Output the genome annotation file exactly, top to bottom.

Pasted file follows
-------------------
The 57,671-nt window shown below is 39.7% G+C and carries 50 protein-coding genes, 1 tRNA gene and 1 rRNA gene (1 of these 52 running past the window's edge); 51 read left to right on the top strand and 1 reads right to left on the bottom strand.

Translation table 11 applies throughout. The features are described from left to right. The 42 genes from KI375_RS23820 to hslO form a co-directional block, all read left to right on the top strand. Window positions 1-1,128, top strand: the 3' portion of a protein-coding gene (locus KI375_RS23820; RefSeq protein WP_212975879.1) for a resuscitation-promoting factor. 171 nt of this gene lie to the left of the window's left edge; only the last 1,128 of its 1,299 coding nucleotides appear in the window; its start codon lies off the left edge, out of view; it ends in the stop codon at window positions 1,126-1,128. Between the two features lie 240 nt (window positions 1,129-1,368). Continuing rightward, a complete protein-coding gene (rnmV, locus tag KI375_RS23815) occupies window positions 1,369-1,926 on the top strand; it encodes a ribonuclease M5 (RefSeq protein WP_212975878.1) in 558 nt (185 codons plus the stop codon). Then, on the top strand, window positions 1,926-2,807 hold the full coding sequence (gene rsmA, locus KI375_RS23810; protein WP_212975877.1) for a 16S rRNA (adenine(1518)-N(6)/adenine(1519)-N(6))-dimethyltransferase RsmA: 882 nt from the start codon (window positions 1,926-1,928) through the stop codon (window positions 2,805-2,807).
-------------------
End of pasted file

The 57,671-nt window shown below is 39.7% G+C and carries 50 protein-coding genes, 1 tRNA gene and 1 rRNA gene (1 of these 52 running past the window's edge); 51 read left to right on the top strand and 1 reads right to left on the bottom strand.

Translation table 11 applies throughout. The features are described from left to right. The 42 genes from KI375_RS23820 to hslO form a co-directional block, all read left to right on the top strand. Window positions 1-1,128, top strand: the 3' portion of a protein-coding gene (locus KI375_RS23820; RefSeq protein WP_212975879.1) for a resuscitation-promoting factor. 171 nt of this gene lie to the left of the window's left edge; only the last 1,128 of its 1,299 coding nucleotides appear in the window; its start codon lies off the left edge, out of view; it ends in the stop codon at window positions 1,126-1,128. Between the two features lie 240 nt (window positions 1,129-1,368). Continuing rightward, a complete protein-coding gene (rnmV, locus tag KI375_RS23815) occupies window positions 1,369-1,926 on the top strand; it encodes a ribonuclease M5 (RefSeq protein WP_212975878.1) in 558 nt (185 codons plus the stop codon). Then, on the top strand, window positions 1,926-2,807 hold the full coding sequence (gene rsmA, locus KI375_RS23810; protein WP_212975877.1) for a 16S rRNA (adenine(1518)-N(6)/adenine(1519)-N(6))-dimethyltransferase RsmA: 882 nt from the start codon (window positions 1,926-1,928) through the stop codon (window positions 2,805-2,807).